I was asked a very interesting question recently:
“Can you train heavy all the time?”
The person who asked the question defined heavy as 85%+, closer to 90% of 1RM truth be told.
Now considering all the varying factors that need to be taken in to account – Training Age, Recovery Ability, Nutrition, Stress Load, Sleep, External Influences to name a few. The answer is not a simple one, that said I will give you my opinion and my own personal answer to this question which has been gathered from my experience.
Yes. Yes you can.
To train at higher intensities more frequently you need to have everything else in your life on point (nutrition, stress, recovery etc etc) and have a minimum training age/experience of at least 5 years.
Why 5 years? Because by that time you will have made all the novice mistakes (hopefully) and built a solid foundation of strength, skill and movement patterns, not to mention you would actually have a very good idea of what your 1RM’s would actually be. If these are present then you could quite possibly train at 85% or even 90%+ frequently.
Now I believe it was the great Louis Simmons who said if you train at 90% for longer than three weeks you will in fact go backwards in your training, and I have to agree with him…
I know, curious isn’t it.
Given my last statement how can I say ‘yes’ to being able to train at 90% frequently then? Because what Louis Simmons was referring to was staying at 90% for one specific exercise for more than three weeks, this is where you would run in to problems, mainly due to CNS/overall fatigue in that one movement. However if you were to use movements that targeted similar muscle groups/movement patters but required a different total loading then this is how you could train at 85-90% of more for extended periods of time.
Are you following me?
For example you can Squat for lets say 2 weeks (possible 3 if you’re so inclined) then change this to perhaps a box squat, then a front squat after that and maybe an overhead squat next.
Can you see what’s happening? You’re loads int he other lifts won’t be as heavy as in the standard squat, meaning your nervous system won’t be taxed as heavily but you will still be working in a maximal strength range for each lift. In doing this you will also generate some good crossover to your other lifts (crossover helping the main lifting movement improve).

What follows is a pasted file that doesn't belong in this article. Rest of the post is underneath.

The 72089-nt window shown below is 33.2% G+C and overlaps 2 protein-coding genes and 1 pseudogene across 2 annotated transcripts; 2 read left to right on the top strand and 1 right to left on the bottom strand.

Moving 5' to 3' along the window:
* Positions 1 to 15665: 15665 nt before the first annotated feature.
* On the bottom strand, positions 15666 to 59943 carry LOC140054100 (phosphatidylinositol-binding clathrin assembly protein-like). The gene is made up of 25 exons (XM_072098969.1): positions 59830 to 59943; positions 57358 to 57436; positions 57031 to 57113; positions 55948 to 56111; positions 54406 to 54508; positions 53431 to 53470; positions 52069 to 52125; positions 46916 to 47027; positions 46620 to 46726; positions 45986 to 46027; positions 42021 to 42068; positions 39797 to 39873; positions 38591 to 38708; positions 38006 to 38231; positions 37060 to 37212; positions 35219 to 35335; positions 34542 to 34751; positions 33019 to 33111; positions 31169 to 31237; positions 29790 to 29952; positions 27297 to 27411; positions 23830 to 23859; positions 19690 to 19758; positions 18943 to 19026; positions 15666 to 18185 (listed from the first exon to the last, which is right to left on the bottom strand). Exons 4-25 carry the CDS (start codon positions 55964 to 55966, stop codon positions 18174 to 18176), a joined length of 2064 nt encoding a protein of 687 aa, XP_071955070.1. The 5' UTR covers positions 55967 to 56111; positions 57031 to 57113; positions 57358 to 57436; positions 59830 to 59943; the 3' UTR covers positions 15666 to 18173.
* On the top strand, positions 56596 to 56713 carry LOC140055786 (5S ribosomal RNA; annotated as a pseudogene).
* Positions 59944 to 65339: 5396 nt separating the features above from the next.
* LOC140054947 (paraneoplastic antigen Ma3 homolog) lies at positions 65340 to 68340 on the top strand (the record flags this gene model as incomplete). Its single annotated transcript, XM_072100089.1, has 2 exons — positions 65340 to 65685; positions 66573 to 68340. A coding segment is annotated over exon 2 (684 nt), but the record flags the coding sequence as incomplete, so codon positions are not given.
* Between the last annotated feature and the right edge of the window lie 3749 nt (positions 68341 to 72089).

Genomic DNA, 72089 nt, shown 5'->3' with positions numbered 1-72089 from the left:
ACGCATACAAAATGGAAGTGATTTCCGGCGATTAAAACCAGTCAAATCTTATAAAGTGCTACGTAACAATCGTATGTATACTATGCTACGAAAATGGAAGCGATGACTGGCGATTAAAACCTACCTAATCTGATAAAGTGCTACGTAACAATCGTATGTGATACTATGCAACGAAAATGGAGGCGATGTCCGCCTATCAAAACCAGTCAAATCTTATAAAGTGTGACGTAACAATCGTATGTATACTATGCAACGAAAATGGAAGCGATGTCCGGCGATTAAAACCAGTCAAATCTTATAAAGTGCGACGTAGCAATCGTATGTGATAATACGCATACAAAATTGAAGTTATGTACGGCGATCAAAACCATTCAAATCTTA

Weeks 1-3 – Squat
Weeks 4-6 – Front Squat
Weeks 7-9 – Overhead Squat
Weeks 10-12 – Box Squat
This style of training will require you to make copious notes and track your numbers, but it also helps produce some great results.
When it comes to loading parameters I would suggest using the following as guide lines:
Training Days – Monday, Tuesday, Thursday, Friday
– 85,87,90% 1RM – 3-6 sets 1-3 reps
– 87,90,92% 1RM – 2-5 sets 1-3 reps
– 90,92,95% 1RM* – 1-4 sets 1-3 reps
This way if you were cycling though 6 exercises you would use the first suggesting on all 6 then when the next time round comes you can use the second, if you don’t fancy testing a new 1-3RM that is to establish a new baseline for the 85-90%.
*The last suggestion would only be advised for people who compete or are very experienced, personally I would steer people towards the first guideline.
All in all this style of training is based around 2-3week mini cycles that have constantly changing exercises, the same is true for your accessory work which can be focused on your weaker areas and done for more bodybuilding style reps/sets. What I have given you is simply an example of intensity %, sets/reps, training days and exercise ordering, you can change/adapt this as you see fit.
One thing to remember about working at higher intensities more frequently is that you need to keep the volume per session on the low end, if you set this to high you’re in for trouble.
As you can see there is certainly a possibility of being able to work at 85% and above consistently, but you will need to make sure you have a solid plan of action when doing it.